Thursday, April 9, 2009

The Necessary Tedium of Evangelism

Everything’s re-badged and never original. The Sunscreen Song a.k.a. Everybody’s Free (to Wear Sunscreen) mentions this in the lyrics, “Advice is a form of nostalgia, dispensing it is a way of fishing the past from the disposal, wiping it off, painting over the ugly parts and recycling it for more than it’s worth.”

It comes home to me at times that we ministers of the Word of God have essentially the same old message, yet must come up with fresh ways of making the original message relevant[1] to the people we know and minister to.

I’ve been reading an insightful little book on Martin Luther’s life and ministry and in that book the author, Graham Tomlin, notes the patriarch almost got tired of stressing that “Pastors are primarily to be preachers, not Mass-providers, like the priests in the old church. The message of the forgiveness of sins, ‘not on account of merits, but on account of Christ,’ is to be repeated again and again in their sermons, until everyone gets the point.”[2]

The grace message of reformed theology seemed to never really settle in the hearts and minds of the 16th Century populace, or did so very slowly, as the new order set to undo (in part) centuries of Christian religion of Roman Catholicism (and human-catalysed tradition).

Legalism in our own hearts suggests that we must serve, and there’s no choice in the matter. And we grudgingly do this. Certainly Luther went to the opposite extreme at times it seemed in his fight to free people of the burden to serve.

Contrarily at times, he stressed three essential components of living a good life of: fearing God, faith and good works, and this was to be ‘drummed into pupils’ by their teachers.[3] Getting the order right was mandatory; good works were the convulsing outcome of the first two.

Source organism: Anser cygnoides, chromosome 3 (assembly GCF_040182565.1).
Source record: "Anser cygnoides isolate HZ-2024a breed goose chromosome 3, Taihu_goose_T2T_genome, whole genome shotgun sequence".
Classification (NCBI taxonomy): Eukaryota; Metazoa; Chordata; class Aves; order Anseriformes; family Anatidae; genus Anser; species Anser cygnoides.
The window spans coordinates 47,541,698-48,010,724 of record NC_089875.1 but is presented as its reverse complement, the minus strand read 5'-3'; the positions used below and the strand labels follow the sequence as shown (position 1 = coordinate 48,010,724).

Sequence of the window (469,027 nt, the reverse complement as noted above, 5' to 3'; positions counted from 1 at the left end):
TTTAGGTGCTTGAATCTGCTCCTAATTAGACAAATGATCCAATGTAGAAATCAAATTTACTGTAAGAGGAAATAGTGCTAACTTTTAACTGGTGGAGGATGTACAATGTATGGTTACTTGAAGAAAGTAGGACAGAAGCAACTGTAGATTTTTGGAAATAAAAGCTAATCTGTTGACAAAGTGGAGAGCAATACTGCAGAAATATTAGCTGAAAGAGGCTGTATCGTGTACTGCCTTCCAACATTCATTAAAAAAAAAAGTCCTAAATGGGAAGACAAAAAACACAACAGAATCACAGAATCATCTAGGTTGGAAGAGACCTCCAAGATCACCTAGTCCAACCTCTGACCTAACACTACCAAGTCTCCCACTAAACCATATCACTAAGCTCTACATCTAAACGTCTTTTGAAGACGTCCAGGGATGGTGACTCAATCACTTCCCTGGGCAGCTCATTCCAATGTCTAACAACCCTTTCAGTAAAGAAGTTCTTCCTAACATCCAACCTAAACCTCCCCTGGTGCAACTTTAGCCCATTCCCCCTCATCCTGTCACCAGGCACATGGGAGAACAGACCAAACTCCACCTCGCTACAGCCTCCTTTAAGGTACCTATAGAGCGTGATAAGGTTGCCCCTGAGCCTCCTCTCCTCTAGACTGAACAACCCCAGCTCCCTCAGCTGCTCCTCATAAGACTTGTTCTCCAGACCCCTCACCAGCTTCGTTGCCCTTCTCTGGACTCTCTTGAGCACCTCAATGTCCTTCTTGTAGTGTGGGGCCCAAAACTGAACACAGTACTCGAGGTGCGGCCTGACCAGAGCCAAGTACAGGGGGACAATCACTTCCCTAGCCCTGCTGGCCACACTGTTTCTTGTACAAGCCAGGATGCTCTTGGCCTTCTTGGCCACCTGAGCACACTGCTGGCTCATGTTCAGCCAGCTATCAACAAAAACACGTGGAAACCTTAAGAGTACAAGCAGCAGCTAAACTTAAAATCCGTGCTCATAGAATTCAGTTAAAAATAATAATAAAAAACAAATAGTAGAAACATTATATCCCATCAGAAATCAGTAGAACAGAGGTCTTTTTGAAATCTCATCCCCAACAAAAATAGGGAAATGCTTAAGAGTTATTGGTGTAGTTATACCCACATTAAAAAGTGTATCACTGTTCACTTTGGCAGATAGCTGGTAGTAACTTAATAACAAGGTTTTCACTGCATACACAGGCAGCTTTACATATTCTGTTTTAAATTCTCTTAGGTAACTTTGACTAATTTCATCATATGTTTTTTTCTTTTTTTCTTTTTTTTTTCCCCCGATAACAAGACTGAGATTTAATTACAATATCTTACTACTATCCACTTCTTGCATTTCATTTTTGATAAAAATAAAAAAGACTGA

And what does this same old message of “the forgiveness of sins on account of Christ” consist of? Well, a good many things. But “the forgiveness of sins on account of Christ” is the basic premise, or the Christian message is dangerously flawed toward heresy. Not only that, but we feed our sheep[4] inappropriately; a stale fibre-only diet that misses the mark in, and hinders, the process of salvific revelation (for the unsaved) and true sanctified living (for the already saved).

Thought it might seem tedious, we must get the teaching right, consistently right, and relevantly right (in view of footnote 1) if we’re to come close to presenting an accurate picture of the essential gospel of God that all people need.

At least this way, we give the Spirit of God the opportunity he needs to break through into the pupil’s mind and heart.

Copyright © 2009, S. J. Wickham. All Rights Reserved Worldwide.
[1] Big disclaimer: relevance, unfortunately, is so often defined [in the context of] ‘at a personal level.’ The gospel message is always (was-is-will be) relevant to all people.
[2] Graham Tomlin, Luther and his World (Oxford, UK: Lion Books, 2002), p. 155.
[3] Tomlin, Ibid, p. 156.
[4] See John 21:15f.

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